Apocalypto is a brilliant, heart stopping film for several reasons, and it’s a crime how underrated it is. It’s such a unique film, chiefly because the story is set in pre-Columbian Mexico at the heart of the Maya civilization.

In the academic world, a lot of my fellow scholars don’t really love Apocalypto for a number of reasons that I can sort of understand.

Sort of.

For a lot of critics, Apocalypto is a white man’s (i.e. Gibson’s) overly brutal depiction of indigenous peoples.

Breaking News: White academics cry foul.

As a Mexican academic, this is where I have to chime in.

Because . . . I actually like this movie. Scratch that, I love this movie.

Now, look: I’m someone who was pretty offended by the big-nosed, sombrero-wearing Mexican bandits in Popeye the Sailor Man and even somewhat annoyed by Luis from Ant-man (as much as I love Luis to death, the “dumb Mexican crook” stereotype is disappointing. The one Mexican character in the MCU deserves better).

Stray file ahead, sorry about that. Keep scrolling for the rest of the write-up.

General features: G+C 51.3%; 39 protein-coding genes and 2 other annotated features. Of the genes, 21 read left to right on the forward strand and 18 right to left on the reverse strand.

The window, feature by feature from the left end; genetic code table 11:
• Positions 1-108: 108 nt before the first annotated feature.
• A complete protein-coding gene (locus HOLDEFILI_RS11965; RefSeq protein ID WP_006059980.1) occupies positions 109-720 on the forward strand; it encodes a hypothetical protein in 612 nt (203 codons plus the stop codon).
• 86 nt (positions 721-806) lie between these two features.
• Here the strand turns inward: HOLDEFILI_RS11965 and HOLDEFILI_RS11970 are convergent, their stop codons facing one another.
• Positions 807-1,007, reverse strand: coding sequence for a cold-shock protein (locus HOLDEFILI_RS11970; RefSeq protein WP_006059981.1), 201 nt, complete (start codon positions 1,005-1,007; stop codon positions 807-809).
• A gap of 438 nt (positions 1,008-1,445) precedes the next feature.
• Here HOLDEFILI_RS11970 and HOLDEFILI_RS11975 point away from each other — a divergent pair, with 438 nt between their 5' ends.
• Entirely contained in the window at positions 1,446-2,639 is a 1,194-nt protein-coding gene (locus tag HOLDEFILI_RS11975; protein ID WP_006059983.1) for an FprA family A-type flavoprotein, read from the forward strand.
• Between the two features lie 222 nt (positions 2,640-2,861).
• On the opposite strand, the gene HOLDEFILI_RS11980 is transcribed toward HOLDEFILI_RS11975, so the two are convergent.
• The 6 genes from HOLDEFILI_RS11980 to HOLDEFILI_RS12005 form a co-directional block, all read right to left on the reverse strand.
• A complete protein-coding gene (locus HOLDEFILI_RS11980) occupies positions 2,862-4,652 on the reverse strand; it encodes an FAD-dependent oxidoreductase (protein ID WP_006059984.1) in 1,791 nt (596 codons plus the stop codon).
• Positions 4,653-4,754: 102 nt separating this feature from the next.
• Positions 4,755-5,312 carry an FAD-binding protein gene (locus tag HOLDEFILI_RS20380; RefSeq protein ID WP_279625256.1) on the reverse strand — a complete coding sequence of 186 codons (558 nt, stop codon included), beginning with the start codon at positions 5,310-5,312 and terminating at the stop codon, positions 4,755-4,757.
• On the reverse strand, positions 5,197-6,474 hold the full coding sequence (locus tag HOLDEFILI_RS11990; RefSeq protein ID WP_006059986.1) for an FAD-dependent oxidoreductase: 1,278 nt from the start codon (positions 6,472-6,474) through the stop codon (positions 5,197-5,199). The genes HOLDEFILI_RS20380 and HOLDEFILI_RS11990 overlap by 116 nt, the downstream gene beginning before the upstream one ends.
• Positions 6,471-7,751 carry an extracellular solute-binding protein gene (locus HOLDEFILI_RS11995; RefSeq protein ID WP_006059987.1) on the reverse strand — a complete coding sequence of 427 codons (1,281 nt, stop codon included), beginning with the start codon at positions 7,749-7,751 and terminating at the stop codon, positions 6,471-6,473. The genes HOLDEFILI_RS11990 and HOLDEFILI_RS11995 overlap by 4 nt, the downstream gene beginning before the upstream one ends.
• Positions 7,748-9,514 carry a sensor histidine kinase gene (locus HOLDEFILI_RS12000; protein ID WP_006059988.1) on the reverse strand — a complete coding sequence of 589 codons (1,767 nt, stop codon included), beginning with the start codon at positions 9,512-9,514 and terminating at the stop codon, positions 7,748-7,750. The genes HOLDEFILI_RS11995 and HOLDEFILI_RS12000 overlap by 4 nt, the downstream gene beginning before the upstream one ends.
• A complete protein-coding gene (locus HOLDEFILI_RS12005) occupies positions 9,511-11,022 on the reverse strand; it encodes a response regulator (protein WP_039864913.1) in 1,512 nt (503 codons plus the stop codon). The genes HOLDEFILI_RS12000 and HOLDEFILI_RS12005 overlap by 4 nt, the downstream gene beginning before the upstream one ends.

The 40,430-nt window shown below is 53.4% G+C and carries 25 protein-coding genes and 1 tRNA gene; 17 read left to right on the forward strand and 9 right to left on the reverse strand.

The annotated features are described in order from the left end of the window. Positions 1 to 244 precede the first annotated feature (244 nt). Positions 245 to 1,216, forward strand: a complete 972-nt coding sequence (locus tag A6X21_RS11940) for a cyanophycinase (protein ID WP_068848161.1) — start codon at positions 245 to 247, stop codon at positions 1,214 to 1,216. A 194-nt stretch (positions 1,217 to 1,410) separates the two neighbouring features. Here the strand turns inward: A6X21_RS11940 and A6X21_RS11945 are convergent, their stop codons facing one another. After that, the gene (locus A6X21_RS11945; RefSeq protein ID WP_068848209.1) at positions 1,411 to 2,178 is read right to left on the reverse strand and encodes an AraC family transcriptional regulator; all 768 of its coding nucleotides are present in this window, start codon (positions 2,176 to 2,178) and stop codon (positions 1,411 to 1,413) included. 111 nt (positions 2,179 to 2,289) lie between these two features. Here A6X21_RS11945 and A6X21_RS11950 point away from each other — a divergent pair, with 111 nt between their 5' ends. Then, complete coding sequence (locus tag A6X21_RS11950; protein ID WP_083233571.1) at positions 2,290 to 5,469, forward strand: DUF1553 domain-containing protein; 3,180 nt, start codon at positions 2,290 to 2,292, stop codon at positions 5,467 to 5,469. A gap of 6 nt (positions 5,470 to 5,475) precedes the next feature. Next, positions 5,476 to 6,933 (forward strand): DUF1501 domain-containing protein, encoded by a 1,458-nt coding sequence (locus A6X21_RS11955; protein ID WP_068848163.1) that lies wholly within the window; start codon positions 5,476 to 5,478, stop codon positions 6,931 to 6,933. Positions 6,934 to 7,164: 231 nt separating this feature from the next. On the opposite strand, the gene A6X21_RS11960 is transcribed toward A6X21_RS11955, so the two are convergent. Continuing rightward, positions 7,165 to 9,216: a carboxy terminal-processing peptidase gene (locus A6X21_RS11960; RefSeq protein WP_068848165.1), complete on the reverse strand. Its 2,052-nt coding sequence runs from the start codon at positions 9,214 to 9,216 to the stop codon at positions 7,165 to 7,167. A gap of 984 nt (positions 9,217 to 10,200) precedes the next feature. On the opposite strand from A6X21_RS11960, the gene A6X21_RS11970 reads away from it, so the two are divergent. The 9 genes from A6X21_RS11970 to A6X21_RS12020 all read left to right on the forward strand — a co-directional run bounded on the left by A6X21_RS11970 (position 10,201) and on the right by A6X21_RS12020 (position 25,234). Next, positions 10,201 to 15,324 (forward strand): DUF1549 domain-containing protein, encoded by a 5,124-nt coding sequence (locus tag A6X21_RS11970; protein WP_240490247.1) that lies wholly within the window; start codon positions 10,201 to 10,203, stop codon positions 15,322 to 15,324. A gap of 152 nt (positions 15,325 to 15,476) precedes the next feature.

However, I wasn’t offended by Apocalypto. I’ve even spoken with other Latins who feel the same way as I do about this film. For a lot of us, it doesn’t feel offensive, it just feels honest. We accept that our indigenous past is full of beauty as well as terror, genius as well as gore, and art as well as blood. The Mesoamerican civilizations we come from were amazing, but just like every other human civilization, they weren’t perfect and had their own unique systems of brutality.